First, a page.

I want to make it very clear that the hospital workers of New Orleans were not the only people besieged by this disaster who deserve our admiration. Those working at the hospitals that were still functional did amazing things. Hundreds of clinical professionals volunteered to come to the stricken areas and care for the sick, even if they did not know whether there would be water, or food, or a place to lay their heads. Many hospitals in other states volunteered to accept the sick and injured. Although long-term care was not that much in the news (what else is new?), I am sure that many nursing homes did the same.
It is not that these people and organizations did not do a marvelous job under very challenging conditions. It is just that those facing disaster and perhaps their own deaths in the New Orleans flood did even more.
One of the hot new buzzwords--I suppose one should say, for the sake of accuracy, "buzz phrases"--in health care these days is P4P, or "pay for performance." The idea is that health care professionals should be paid on the basis of the quality of their work. If we apply that to the hospital staffs of New Orleans, what could possibly suffice to compensate these heroes of the storm for their courage, their compassion and their refusal to give up?
From where I sit, at this moment, all I can offer is the deepest of thanks to them for being shining examples of the profound human decency of which we all are, or should be, capable.
The hospital associations of Alabama, Louisiana, and Mississippi have established a fund to assist the thousands of hospital workers who have been displaced from both their jobs and their homes in the disaster area. The American Hospital Association has pledged $100,000 for the effort. Please visit www.thecarefund.net or your state or local hospital association Web site for further information, and do what you can to help them. Thank you. Thanks also to Ellen Pryga and Carmela Coyle of the AHA for their help in getting this information out.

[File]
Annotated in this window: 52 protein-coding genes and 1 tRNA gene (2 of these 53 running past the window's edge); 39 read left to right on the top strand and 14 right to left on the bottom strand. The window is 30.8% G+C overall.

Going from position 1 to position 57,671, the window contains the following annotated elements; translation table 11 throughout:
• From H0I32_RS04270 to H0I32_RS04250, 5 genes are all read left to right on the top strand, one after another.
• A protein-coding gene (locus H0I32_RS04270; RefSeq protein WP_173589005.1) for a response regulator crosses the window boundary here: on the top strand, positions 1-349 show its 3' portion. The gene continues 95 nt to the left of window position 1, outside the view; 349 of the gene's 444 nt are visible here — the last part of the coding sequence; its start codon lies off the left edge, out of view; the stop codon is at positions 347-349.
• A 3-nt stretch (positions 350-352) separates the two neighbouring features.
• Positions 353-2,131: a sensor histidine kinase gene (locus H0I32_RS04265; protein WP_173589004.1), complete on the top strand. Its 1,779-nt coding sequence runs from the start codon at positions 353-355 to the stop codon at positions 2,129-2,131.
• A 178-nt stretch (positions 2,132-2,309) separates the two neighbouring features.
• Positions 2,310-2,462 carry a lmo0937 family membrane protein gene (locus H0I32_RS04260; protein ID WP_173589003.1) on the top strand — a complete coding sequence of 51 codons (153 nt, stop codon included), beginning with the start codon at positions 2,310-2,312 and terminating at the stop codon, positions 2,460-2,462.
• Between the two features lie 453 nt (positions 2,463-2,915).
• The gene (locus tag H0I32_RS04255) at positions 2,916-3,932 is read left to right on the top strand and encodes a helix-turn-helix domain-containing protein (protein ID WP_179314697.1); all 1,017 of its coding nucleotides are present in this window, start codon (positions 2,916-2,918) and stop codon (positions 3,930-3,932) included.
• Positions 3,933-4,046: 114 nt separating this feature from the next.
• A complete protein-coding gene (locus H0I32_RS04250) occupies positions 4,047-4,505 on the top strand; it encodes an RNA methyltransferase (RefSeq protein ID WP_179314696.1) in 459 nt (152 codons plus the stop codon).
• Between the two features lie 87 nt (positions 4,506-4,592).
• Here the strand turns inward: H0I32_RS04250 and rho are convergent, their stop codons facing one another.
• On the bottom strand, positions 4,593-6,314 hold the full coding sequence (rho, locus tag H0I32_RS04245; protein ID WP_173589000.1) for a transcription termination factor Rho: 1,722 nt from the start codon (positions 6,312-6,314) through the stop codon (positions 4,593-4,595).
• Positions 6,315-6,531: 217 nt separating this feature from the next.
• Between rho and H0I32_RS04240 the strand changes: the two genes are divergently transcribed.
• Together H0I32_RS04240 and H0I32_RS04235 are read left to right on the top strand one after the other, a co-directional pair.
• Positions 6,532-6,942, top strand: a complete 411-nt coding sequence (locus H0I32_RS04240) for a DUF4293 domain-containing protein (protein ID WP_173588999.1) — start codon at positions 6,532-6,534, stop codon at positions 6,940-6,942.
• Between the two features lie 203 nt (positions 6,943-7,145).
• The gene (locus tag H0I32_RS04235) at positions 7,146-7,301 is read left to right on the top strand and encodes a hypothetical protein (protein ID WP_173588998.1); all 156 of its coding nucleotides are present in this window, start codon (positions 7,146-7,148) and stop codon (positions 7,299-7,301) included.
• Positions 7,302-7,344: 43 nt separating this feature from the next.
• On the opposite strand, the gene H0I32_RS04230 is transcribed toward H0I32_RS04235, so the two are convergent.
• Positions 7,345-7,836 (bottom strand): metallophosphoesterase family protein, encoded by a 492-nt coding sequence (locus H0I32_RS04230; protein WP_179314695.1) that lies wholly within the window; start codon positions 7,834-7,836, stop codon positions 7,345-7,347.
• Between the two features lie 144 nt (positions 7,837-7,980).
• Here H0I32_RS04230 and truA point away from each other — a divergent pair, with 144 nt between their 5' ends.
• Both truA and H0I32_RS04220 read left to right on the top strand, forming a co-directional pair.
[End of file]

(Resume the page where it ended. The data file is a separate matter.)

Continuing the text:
First published in Hospitals & Health Networks OnLine, October 3, 2005
Correction: This column, "Heroes of the Storm," was written as the events on the Gulf Coast and especially in New Orleans were unfolding. As a result, a good deal of misinformation was released, and I inadvertently published some of it. This correction was provided by Katherine Voss of the Ochsner Clinic Foundation in New Orleans: "The persons you quoted in your article, Oscar Ballester, M.D., and Gabriela Ballester, M.D., do not work for Ochsner, and the information provided is factually incorrect. We did not ever have to ration water, food or anything else during or after both major storms. Ochsner remained fully operational during and after the storms. Ochsner has a disaster plan in place that prepared us well for such a situation. We also gathered data and information from other hospitals along the Gulf Coast who had experienced major storms like Hurricane Ivan last year to find out how to prepare ourselves for such an event. We have fared quite well during this time. Today [Oct. 5], Ochsner is up to near normal volumes with today's patient census of 329 beds full."
I subsequently learned that the Ballesters work at University Hospital in New Orleans, which did experience severe difficulties and remains closed.
My apologies to Ochsner, which has accepted them, and to my readers.
© Emily Friedman 2005